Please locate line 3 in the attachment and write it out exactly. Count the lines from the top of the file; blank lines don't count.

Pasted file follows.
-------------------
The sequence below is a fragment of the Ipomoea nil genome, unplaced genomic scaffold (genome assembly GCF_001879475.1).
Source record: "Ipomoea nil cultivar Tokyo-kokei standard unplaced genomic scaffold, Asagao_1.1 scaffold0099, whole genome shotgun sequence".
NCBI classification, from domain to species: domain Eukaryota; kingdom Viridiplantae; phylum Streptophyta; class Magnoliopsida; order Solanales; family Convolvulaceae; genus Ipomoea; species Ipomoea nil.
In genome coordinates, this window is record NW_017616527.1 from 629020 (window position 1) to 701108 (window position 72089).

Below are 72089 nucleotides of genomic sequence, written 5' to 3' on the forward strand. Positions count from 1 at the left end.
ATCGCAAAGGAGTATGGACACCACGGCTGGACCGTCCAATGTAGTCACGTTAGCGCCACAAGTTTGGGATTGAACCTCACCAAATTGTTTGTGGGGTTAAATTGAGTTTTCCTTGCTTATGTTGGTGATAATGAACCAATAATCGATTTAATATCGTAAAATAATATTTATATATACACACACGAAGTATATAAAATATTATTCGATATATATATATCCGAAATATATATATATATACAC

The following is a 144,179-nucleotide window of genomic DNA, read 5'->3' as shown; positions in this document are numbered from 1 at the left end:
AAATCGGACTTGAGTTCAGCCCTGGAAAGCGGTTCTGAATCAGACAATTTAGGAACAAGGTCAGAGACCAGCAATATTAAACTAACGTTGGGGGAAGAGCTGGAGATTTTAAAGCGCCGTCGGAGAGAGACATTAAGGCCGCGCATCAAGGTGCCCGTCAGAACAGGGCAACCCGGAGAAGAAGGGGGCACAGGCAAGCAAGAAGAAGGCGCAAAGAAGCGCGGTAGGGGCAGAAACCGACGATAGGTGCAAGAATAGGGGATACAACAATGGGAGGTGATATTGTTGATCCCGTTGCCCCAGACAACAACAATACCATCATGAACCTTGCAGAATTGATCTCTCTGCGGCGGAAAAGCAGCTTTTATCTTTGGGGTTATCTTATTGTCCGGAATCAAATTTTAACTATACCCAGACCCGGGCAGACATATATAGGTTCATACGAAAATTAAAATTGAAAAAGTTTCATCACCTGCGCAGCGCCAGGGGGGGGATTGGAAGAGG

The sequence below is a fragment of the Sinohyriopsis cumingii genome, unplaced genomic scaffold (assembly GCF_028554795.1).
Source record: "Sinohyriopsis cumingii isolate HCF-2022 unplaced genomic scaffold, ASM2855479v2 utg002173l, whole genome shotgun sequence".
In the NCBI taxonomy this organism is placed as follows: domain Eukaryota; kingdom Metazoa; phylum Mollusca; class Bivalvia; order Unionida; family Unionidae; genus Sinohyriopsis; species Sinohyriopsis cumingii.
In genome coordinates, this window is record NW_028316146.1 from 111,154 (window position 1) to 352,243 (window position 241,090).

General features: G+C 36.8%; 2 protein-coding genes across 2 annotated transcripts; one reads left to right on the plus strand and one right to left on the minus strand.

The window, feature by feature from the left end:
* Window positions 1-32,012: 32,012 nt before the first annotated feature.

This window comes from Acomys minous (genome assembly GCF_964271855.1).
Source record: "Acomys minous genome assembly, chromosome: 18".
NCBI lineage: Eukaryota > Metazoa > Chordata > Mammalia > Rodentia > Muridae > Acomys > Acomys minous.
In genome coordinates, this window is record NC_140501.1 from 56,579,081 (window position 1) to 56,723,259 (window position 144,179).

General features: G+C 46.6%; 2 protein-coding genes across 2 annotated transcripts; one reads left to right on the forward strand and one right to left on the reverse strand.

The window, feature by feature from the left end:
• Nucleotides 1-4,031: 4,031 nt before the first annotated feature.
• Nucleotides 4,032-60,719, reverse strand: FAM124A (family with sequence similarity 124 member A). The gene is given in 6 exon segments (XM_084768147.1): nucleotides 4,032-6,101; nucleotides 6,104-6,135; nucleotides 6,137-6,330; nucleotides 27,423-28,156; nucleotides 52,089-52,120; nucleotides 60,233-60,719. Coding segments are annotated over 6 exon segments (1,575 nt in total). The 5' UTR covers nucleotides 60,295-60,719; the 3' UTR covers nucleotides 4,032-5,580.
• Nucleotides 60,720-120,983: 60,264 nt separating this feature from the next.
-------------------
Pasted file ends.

NCBI classification, from domain to species: domain Eukaryota; kingdom Viridiplantae; phylum Streptophyta; class Magnoliopsida; order Solanales; family Convolvulaceae; genus Ipomoea; species Ipomoea nil.